The Pilgrim GTX FG retails for £199.95 from Trekitt.co.uk or free if you happen to be employed in one of the finest professions known to man. It’s available in brown or black and sizes 3-15 which is ideal for both the petite persons and performing clowns alike, and it also has a medium and large option for width.
From the bottom up, the Pilgrim GTX FG is the proud owner of a Vibram Foura sole. Immediately, the signs are good due to the presence of a brand name we all know and trust. Made from black rubber Nitrile, the Foura is abrasion, slip and heat resistant as well as being anti-static and resistant to a variety of POL (Petrol, Oil, Lubricants).
The treads have a decent pronouncement from the sole which gives the Pilgrim GTX FG better grip and increases longevity against wear and tear and the boot is designed and tested around supporting a weight of 45kgs.
We all know that we often carry substantially more weight than 45kg, but it doesn’t mean the Pilgrim GTX FG will fail, it just means that the increase in compression on the midsole, etc, may cause a slight dip in the comfort and support provided.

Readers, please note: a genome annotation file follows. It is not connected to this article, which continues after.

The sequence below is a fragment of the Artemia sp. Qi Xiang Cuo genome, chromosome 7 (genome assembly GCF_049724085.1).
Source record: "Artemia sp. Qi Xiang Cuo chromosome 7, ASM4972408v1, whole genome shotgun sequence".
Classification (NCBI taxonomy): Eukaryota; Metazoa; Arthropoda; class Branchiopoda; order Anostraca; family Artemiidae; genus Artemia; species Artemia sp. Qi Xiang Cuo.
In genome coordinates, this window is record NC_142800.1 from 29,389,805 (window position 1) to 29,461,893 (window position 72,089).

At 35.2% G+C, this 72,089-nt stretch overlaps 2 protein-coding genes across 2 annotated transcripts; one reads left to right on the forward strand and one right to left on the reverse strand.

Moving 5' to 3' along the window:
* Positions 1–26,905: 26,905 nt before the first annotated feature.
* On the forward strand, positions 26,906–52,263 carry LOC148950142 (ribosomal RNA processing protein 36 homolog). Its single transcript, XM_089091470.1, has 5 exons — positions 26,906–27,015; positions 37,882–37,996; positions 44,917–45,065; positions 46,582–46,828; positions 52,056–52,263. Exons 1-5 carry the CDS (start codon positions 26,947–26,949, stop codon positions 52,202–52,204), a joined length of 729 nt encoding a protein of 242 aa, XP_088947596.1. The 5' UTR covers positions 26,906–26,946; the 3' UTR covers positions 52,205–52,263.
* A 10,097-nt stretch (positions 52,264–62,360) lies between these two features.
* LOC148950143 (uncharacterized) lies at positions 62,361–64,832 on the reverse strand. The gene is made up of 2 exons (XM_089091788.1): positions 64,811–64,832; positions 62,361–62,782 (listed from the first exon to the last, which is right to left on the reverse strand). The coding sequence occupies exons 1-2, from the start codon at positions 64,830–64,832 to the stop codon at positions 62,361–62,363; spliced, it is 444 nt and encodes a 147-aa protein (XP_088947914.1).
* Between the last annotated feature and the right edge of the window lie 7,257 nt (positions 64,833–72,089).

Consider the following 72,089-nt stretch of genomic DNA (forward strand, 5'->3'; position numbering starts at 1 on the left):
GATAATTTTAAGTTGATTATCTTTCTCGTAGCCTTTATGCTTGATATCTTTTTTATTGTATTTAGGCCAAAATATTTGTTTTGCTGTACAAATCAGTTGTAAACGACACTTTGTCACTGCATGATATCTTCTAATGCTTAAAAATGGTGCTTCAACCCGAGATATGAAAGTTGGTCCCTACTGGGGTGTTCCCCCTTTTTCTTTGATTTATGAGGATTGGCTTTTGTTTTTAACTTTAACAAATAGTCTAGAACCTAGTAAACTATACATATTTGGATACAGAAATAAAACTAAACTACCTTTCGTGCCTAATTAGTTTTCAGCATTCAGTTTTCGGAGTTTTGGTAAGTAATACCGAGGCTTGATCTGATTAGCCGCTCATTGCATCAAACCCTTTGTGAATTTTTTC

The footbed, which sits just above the sole is a Cambrelle Ehtylene-vinyl acetate model, again another strong brand name with decades of experience to fling at a boot. We can see that for once, cost doesn’t appear to have been the overriding factor in the contract specification for a new general issue boot. How refreshing!
So far, we’re looking at a boot that has excellent grip and control and which will support you over a wide variety of terrain, as tried and tested. The Pilgrim GTX FG is exceptionally close to its retail brethren in the Pilgrim range at this point and you’d be hard pushed to tell the difference.
Moving up the boot, we now spot one big change – the previous AKU Pilgrim GTX MK 2 had the Air8000 system for the upper textiles. This doesn’t. Instead the Pilgrim GTX FG has 100% HT Polyamide 6.6 Cordura which gives high abrasion resistance and is breathable and water resistant.
You would now expect there to be a sacrifice in terms of how the boot breathes. I mean, we’re using a lower spec bit of material here so, it’s obvious… isn’t it? Well in fact, it doesn’t really make that much of a difference at all. Again, AKU have decades of experience and know how to put a boot together. Your feet come out of the Pilgrim GTX FG more or less in the same state as with the AKU Pilgrim GTX Mk 2, relatively dry (depending on your exertion level) and comfortable. The boot still seems to breathe just as well. Even as a boot snob, I can’t tell the difference.